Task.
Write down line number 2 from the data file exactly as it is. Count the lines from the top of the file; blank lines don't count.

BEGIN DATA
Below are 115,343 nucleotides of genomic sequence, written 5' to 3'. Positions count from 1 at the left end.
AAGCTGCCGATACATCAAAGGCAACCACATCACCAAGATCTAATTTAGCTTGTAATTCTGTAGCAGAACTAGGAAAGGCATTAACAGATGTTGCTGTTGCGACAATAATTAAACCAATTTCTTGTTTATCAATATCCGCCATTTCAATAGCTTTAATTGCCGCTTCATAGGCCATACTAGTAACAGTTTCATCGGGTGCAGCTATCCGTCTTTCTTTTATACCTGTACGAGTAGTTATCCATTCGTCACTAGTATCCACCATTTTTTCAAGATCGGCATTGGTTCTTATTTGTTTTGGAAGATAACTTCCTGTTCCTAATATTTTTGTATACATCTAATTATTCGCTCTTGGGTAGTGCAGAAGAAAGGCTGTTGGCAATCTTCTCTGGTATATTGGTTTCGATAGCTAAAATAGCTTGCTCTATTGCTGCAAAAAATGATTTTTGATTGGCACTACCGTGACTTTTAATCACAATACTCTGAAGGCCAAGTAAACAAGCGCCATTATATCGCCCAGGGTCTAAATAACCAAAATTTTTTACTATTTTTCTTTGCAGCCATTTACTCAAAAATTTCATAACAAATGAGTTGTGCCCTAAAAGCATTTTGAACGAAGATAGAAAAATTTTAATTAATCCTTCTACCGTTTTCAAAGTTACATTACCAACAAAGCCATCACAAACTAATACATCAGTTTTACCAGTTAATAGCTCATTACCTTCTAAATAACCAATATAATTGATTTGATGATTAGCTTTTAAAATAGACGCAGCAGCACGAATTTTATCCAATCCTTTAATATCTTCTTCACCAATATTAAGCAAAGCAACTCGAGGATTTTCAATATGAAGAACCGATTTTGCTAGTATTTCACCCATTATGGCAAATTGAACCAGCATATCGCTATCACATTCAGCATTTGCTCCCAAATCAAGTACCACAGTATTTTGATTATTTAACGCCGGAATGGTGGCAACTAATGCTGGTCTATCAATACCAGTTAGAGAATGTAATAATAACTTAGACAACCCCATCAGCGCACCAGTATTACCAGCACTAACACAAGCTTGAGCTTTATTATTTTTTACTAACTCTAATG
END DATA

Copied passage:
AAGCTGCCGATACATCAAAGGCAACCACATCACCAAGATCTAATTTAGCTTGTAATTCTGTAGCAGAACTAGGAAAGGCATTAACAGATGTTGCTGTTGCGACAATAATTAAACCAATTTCTTGTTTATCAATATCCGCCATTTCAATAGCTTTAATTGCCGCTTCATAGGCCATACTAGTAACAGTTTCATCGGGTGCAGCTATCCGTCTTTCTTTTATACCTGTACGAGTAGTTATCCATTCGTCACTAGTATCCACCATTTTTTCAAGATCGGCATTGGTTCTTATTTGTTTTGGAAGATAACTTCCTGTTCCTAATATTTTTGTATACATCTAATTATTCGCTCTTGGGTAGTGCAGAAGAAAGGCTGTTGGCAATCTTCTCTGGTATATTGGTTTCGATAGCTAAAATAGCTTGCTCTATTGCTGCAAAAAATGATTTTTGATTGGCACTACCGTGACTTTTAATCACAATACTCTGAAGGCCAAGTAAACAAGCGCCATTATATCGCCCAGGGTCTAAATAACCAAAATTTTTTACTATTTTTCTTTGCAGCCATTTACTCAAAAATTTCATAACAAATGAGTTGTGCCCTAAAAGCATTTTGAACGAAGATAGAAAAATTTTAATTAATCCTTCTACCGTTTTCAAAGTTACATTACCAACAAAGCCATCACAAACTAATACATCAGTTTTACCAGTTAATAGCTCATTACCTTCTAAATAACCAATATAATTGATTTGATGATTAGCTTTTAAAATAGACGCAGCAGCACGAATTTTATCCAATCCTTTAATATCTTCTTCACCAATATTAAGCAAAGCAACTCGAGGATTTTCAATATGAAGAACCGATTTTGCTAGTATTTCACCCATTATGGCAAATTGAACCAGCATATCGCTATCACATTCAGCATTTGCTCCCAAATCAAGTACCACAGTATTTTGATTATTTAACGCCGGAATGGTGGCAACTAATGCTGGTCTATCAATACCAGTTAGAGAATGTAATAATAACTTAGACAACCCCATCAGCGCACCAGTATTACCAGCACTAACACAAGCTTGAGCTTTATTATTTTTTACTAACTCTAATG